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This artist's concept shows NASA's Mars orbiters lining up behind the Red Planet for their "duck and cover" maneuver to shield them fro comet dust that may result from the close flyby of comet Siding Spring (C/2013 A1) on Oct. 19, 2014.
Siding Spring Mars Spacecraft
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Artist's concept of Comet Siding Spring approaching Mars, shown with NASA's orbiters preparing to make science observations of this unique encounter.
NASA's Mars Orbiters Maneuvers as Comet Siding Spring Approaching Mars
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NASA's NEOWISE mission detected comet C/2013 A1 Siding Spring on July 28, 2014, less than three months before this comet's close flyby of Mars on Oct. 19. This merging of multiple images presents the comet in four different positions relative to the background stars.
NEOWISE Checks on Comet C/2013 A1 Siding Spring
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Artist rendering of commercial Mars satellites providing communications back to Earth.
Artist's Concept of Mars Satellites
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A small impact crater on Mars named Gratteri, 4.3 miles (6.9 km) wide, lies at the center of large dark streaks.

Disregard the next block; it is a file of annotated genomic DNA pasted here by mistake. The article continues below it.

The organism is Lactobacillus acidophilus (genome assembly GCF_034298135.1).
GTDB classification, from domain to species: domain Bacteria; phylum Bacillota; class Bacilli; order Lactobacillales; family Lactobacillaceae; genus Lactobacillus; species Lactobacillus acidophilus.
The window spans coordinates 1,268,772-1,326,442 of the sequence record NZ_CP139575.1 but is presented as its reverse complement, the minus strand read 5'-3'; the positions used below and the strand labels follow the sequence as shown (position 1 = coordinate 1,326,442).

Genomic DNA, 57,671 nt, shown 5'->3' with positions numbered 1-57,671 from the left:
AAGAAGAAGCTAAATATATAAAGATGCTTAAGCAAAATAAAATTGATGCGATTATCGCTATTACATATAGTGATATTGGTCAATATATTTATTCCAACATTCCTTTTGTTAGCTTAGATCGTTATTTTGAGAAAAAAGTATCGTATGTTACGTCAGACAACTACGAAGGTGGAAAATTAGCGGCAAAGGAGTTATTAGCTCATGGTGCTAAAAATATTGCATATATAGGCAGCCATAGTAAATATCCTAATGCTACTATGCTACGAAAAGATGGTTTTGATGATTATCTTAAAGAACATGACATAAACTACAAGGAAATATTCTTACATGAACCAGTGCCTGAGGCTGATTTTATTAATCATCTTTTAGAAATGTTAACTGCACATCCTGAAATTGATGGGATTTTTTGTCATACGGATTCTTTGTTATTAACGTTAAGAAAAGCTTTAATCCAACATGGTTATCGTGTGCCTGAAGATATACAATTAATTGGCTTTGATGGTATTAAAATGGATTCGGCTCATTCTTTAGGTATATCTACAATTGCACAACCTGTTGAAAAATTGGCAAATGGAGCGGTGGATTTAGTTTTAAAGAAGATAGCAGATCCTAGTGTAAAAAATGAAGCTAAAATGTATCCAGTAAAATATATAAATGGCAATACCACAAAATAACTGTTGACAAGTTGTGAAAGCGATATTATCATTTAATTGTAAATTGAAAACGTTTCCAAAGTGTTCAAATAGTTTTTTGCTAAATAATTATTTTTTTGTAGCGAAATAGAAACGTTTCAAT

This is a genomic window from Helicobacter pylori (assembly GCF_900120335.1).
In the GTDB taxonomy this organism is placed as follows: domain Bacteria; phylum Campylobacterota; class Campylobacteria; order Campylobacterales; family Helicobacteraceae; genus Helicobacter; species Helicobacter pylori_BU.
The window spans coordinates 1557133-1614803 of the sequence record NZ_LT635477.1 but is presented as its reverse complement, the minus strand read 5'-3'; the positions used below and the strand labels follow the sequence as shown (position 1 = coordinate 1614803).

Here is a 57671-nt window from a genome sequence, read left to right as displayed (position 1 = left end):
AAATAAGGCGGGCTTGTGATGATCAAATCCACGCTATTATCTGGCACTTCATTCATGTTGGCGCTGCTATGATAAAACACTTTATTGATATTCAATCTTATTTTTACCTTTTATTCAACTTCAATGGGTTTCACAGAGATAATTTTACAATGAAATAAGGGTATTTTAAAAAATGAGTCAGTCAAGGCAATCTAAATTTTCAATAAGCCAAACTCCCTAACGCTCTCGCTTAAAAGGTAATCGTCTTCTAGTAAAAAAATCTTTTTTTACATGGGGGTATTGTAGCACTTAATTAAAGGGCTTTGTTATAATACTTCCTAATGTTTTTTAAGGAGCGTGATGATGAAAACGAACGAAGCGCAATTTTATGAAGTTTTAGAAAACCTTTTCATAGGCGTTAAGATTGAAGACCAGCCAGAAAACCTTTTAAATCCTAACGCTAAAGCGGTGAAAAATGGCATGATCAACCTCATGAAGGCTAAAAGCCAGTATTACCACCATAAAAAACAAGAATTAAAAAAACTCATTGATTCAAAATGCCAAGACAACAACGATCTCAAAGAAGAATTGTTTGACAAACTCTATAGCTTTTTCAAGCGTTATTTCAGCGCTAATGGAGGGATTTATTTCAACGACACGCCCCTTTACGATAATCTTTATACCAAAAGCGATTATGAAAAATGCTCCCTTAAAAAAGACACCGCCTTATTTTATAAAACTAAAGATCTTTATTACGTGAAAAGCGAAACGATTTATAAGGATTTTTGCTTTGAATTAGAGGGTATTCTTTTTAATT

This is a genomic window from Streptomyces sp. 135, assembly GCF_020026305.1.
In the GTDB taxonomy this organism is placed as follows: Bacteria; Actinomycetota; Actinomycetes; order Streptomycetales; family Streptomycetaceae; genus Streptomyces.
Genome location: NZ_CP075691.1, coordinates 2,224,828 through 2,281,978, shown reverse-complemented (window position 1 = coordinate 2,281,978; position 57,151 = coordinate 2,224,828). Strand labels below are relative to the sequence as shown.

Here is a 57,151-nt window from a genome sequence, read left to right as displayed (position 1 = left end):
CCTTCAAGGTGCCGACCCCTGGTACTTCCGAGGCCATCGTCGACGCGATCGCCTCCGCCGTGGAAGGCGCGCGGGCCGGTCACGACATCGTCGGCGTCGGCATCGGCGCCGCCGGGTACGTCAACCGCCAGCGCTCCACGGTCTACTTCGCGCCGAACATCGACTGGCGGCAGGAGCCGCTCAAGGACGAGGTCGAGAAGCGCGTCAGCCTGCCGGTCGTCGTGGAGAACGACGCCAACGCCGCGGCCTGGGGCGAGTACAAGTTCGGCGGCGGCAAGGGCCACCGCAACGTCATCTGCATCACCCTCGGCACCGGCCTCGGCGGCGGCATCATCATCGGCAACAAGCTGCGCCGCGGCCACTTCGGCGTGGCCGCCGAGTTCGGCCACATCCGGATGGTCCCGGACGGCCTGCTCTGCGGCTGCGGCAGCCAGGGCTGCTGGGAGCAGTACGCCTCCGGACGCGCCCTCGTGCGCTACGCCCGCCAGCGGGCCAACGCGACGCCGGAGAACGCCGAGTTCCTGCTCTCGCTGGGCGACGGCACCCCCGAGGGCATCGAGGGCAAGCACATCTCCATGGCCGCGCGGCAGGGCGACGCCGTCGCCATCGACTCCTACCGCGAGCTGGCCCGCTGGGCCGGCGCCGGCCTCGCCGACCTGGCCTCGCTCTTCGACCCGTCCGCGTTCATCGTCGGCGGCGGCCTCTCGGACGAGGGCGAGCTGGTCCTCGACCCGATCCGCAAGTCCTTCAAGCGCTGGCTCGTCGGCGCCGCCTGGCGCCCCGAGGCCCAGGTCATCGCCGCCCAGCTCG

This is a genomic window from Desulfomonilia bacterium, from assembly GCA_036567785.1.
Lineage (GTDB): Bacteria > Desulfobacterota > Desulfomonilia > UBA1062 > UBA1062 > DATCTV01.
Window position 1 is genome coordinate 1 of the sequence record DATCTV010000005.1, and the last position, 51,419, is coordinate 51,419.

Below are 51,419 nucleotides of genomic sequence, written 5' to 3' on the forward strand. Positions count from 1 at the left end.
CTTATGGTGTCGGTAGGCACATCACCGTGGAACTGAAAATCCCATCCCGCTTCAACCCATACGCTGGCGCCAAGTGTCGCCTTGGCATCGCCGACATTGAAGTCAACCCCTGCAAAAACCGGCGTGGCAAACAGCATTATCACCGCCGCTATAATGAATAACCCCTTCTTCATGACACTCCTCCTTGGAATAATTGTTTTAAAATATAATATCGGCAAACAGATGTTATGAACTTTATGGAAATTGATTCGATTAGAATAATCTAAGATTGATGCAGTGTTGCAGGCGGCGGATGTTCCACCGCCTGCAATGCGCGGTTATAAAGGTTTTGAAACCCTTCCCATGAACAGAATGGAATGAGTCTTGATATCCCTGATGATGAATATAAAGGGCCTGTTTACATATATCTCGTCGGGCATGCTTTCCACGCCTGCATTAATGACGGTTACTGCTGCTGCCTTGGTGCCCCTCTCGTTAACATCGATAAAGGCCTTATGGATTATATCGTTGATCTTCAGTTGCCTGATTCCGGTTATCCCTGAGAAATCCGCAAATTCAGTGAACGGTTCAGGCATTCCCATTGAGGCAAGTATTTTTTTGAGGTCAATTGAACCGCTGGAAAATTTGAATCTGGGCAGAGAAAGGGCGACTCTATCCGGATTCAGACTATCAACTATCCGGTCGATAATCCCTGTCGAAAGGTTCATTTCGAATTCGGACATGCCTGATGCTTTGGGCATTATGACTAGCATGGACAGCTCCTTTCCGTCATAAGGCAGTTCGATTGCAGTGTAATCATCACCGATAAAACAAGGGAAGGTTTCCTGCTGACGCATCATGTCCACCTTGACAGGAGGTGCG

Mars Impact Crater Gratteri
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No NASA Mars orbiter has been in a position to observe morning daylight on Mars since the twin Viking orbiters of the 1970s.
Martian Morning Clouds Seen by Viking Orbiter 1 in 1976
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This map of Mars indicates locations of new craters that have excavated ice (blue) and those that have not (red). The underlying map is based on the brightness, or albedo, of the Martian surface.
Locations of Ice-Exposing Fresh Craters on Mars
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This pair of maps indicates locations of confirmed sites of recurrent slope linea on Mars, with respect to elevation (upper map) and surface brightness, or albedo (lower map).
Maps of Recurrent Slope Linea Markings on Mars
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This false-color map shows the area within Gale Crater on Mars, where NASA's Curiosity rover landed on Aug. 5, 2012 PDT (Aug. 6, 2012 EDT) and the location where Curiosity collected its first drilled sample at the "John Klein" rock.
Location of John Klein Drill Site
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Ninth-grade, high-school students from Peoria, AZ analyze images of Mars.
Student Teams Work As Real Scientists
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This false-color map shows the area within Gale Crater on Mars, where NASA's Curiosity rover landed on Aug. 5, 2012 PDT (Aug. 6, 2012 EDT).
Downslope of the Fan
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As fractures opened near the summit of Tyrrhena Patera, the ground collapsed to make pits and chains of pits aligned with the fractures. The large pit seen here is about 400 m (1,300 ft) deep.
Collapse on Tyrrhena Patera